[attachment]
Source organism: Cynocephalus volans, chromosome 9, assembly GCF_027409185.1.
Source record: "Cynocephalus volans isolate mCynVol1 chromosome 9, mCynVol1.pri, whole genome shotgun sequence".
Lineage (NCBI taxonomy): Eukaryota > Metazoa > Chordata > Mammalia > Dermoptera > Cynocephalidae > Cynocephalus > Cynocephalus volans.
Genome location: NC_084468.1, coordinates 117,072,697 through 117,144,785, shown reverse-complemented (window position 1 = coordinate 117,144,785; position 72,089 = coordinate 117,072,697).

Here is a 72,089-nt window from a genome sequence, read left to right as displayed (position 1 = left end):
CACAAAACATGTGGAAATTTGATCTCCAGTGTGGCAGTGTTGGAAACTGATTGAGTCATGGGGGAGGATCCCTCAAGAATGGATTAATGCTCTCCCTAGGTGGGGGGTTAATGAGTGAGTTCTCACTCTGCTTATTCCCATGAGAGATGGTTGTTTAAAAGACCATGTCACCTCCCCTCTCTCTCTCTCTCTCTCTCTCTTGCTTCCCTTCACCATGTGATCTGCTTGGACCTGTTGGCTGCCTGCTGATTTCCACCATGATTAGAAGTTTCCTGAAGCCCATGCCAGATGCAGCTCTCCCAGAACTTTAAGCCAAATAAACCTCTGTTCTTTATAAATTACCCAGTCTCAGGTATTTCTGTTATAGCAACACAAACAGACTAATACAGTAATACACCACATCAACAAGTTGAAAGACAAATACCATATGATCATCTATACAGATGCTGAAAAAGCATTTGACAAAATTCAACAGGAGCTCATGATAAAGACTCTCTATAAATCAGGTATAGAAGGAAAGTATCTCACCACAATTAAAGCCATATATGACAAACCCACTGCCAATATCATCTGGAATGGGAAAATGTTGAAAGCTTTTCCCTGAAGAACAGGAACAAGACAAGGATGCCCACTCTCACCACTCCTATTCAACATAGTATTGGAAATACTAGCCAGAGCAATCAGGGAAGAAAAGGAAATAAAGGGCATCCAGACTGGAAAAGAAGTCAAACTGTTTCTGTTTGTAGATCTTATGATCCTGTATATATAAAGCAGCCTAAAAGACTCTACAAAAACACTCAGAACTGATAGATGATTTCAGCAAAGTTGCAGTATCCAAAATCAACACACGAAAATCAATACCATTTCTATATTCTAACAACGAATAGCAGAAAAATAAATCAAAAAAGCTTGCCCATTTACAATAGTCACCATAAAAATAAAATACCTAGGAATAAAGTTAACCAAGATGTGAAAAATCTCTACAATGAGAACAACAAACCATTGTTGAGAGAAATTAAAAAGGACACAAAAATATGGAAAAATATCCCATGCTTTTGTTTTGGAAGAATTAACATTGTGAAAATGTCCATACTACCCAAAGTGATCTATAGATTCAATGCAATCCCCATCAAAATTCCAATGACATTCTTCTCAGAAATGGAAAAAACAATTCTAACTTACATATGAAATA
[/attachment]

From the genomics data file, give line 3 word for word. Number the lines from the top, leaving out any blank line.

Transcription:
Lineage (NCBI taxonomy): Eukaryota > Metazoa > Chordata > Mammalia > Dermoptera > Cynocephalidae > Cynocephalus > Cynocephalus volans.